Centre backs with attacking attributes are in high demand by clubs. What are football scouts doing to find them?
They’re responsible for kids changing teams each year. Grassroots talent depends on them to get into top teams. Armed with a camera, paper and a pen, they travel around grounds in search for the next Messi. Or simply to cover a position that’s opened up in their clubs U-16s. They travel, observe, analyse, comprehend, gamble, spy… They are star hunters. They are football scouts.
“Scouting is the backbone of the sport, especially on a competitive level”, explains Carlos Merino Torrecilla, ex-scout for Real Madrid CF. “Capturing new talent is vital in football, but only top level clubs have employees specifically devoted in searching for the talent. Their financial power allows them to have a good network of scouts and see a lot of players, not only in Spain but all around the world”.
Merino, nowadays is a coach for Getafe CF U-16s A team, tells us how he did his work whilst at Real Madrid. “Each scout was sent to specific zone. On a weekend, you could see up 7 matches. After each match I had to write up a report on the players that stood out. Sometimes the club would tell me which matches to watch. Other times, I would just try and go to the best matches of each category. Information available on the internet is a huge help when choosing which game to watch”.
Technology has changed the way scouts work, giving a huge range of possibilities that weren’t available before. “Videos and computer software on the internet can give you all of the statistical data on a player and allow you to watch them a lot more and in different situations”, points out Alberto Martín Barrero, scout at Real Betis Balompié and head of the Training Methodology Department at Marcet’s High Performance Academy.
Statistics can deceive
However, according to Martín you always have to take statistics with a pinch of salt, because sometimes they can be deceiving. Having more data doesn’t always mean that you’ll have more success. “You have to know how to analyse them, collect them correctly, understand them, contextualise them… This is what makes a good scout”. And this is where technology becomes vital. Particularly with social media, where they can possess information outside of the sport. “They can tell you how a player thinks, their attitude, the type of people in the circle and the relationship they have with them… There have been cases where certain clubs haven’t signed players due to the lifestyle not fitting in with the philosophy of the club”.
What do teams look for? “Each club has their specific type of player, but it is true that the criteria has changed a lot over time”, Martín explains. “Before scouts would only search for players that stood out in teams, nowadays they look at more long-term aspects, keeping in mind biological maturity of a player and assessing their on and off pitch actions. “Football is a very complex sport, where a lot of factors can intervene. This is why it’s important to look at players during training session as well. You have to get to know their family and assess their surroundings. At the end of the day these settings that can mark a players performance”.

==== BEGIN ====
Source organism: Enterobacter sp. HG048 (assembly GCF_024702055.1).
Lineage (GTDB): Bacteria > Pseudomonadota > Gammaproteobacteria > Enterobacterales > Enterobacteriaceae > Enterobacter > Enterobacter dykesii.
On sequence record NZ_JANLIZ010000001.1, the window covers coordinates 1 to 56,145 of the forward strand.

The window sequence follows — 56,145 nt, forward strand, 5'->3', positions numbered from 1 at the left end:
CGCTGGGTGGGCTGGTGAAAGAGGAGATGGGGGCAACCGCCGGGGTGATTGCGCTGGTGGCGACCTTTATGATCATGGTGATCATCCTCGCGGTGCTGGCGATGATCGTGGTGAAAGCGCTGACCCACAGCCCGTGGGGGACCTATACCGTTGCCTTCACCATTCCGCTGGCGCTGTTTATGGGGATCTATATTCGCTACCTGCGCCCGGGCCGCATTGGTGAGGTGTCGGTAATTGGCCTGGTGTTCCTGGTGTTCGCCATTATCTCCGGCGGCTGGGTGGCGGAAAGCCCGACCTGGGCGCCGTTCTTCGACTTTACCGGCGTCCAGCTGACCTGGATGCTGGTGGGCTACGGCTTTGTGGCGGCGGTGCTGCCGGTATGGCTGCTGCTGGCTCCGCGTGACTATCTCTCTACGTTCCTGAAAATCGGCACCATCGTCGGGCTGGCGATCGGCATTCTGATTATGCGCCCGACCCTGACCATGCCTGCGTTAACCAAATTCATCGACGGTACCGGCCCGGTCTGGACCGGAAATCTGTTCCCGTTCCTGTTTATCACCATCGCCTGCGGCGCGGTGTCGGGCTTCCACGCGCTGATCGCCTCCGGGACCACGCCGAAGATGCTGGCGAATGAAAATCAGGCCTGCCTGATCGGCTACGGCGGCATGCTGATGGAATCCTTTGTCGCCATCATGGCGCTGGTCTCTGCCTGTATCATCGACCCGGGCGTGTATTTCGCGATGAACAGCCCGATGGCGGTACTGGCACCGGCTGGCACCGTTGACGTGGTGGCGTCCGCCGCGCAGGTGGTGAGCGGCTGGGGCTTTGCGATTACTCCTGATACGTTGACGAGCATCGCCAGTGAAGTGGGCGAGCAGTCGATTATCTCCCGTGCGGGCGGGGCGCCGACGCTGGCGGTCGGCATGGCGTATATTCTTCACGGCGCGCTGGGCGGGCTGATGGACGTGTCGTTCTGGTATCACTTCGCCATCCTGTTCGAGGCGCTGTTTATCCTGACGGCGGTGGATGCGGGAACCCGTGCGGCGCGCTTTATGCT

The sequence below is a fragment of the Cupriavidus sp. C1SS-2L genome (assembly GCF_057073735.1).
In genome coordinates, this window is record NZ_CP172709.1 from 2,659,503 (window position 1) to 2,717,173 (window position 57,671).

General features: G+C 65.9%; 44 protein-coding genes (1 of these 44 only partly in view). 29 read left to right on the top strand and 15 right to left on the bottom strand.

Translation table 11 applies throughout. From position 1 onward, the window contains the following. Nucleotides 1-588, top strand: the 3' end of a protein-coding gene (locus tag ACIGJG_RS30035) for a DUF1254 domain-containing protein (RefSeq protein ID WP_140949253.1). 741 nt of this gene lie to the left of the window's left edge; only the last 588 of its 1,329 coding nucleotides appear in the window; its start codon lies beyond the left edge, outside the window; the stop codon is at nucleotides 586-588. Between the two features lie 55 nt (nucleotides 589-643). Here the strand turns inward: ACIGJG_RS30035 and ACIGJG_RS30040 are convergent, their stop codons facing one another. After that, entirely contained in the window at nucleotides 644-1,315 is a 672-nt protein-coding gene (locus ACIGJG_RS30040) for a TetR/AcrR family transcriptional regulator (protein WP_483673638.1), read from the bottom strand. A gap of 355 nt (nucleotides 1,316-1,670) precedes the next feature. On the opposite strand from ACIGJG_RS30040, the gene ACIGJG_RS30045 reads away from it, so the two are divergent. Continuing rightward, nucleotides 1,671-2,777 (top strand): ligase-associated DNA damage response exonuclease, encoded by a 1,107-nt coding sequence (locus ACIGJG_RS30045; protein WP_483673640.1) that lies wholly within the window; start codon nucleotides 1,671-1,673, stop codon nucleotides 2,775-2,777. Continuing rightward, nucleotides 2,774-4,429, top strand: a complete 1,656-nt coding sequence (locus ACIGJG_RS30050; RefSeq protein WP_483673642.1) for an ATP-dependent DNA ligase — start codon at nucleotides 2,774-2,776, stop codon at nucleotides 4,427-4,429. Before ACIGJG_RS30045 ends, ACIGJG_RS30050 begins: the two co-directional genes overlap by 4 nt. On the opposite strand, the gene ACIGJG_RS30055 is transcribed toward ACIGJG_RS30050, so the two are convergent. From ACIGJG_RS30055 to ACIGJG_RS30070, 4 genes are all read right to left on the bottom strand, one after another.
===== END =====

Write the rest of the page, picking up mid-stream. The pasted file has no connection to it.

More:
The more aspects analysed the better the report that the scouts puts together will be. Resulting in more possibilities to convince his superiors in giving the scouted player a chance to go for trials. “It’s crucial for the report to include videos, because it’s easier to digest through the means of video”, Merino tells us. However sometimes it isn’t possible to obtain videos of the matches. “At certain stadiums I had to go as a spectator”, Real Madrid’s ex scout ensures “At some big clubs it is prohibited to film games, unless the visiting squad are recording them or someone asks for permission beforehand. Also there can be issues with the law for filming minors, but in the truth is that most grounds won’t complain about it”.
If scouts are forced to fend for themselves at certain grounds, this is mainly because their job is in lack of an official agreement. Nowadays scouts are mainly coaches that are specialised in signing players. In fact the majority of scouts are coaches that can only put in part time shifts into scouting. “It’s hard to be able to earn a living being just a scout, unless you work with an important club”, Martín says. “It always depends on the financial power of the team, by the income they have and the part of the profits that they put into grassroots football”.
On one hand, you have big clubs with specialised scouts that cover a big part of the national territory and also at times cross borders. On the other hand, the vast majority of team have coaches that dedicate part of their time in search of new talent on a limited geographical scale. But there is also a third option: freelance scouts, they aren’t part of any club but work closely with football representation agencies or scouting companies. It’s a more creative and independent way of working in this profession, but it’s riskier.
However they work, every scout is looking for the same thing: players with talent, margin for improvement and an ability to adapt to new settings. And if they’re defenders, even better. “The positions that are hardest to cover in football are the defence and in goal”, points out Merino, explaining that in these positions there “isn’t enough clear stats”, the same occurs with forwards. “Currently there’s a need for defenders with attacking attributes”, highlights Martín. “The positions in highest demand are left backs and players that play on the wings in general, including wingers. They have become more popular in recent years. Above all it’s important for them to have attacking potential and to be able to beat an opposition in a one-on-one situation”. And basically to play the best game ever when a scout is watching them from the stands.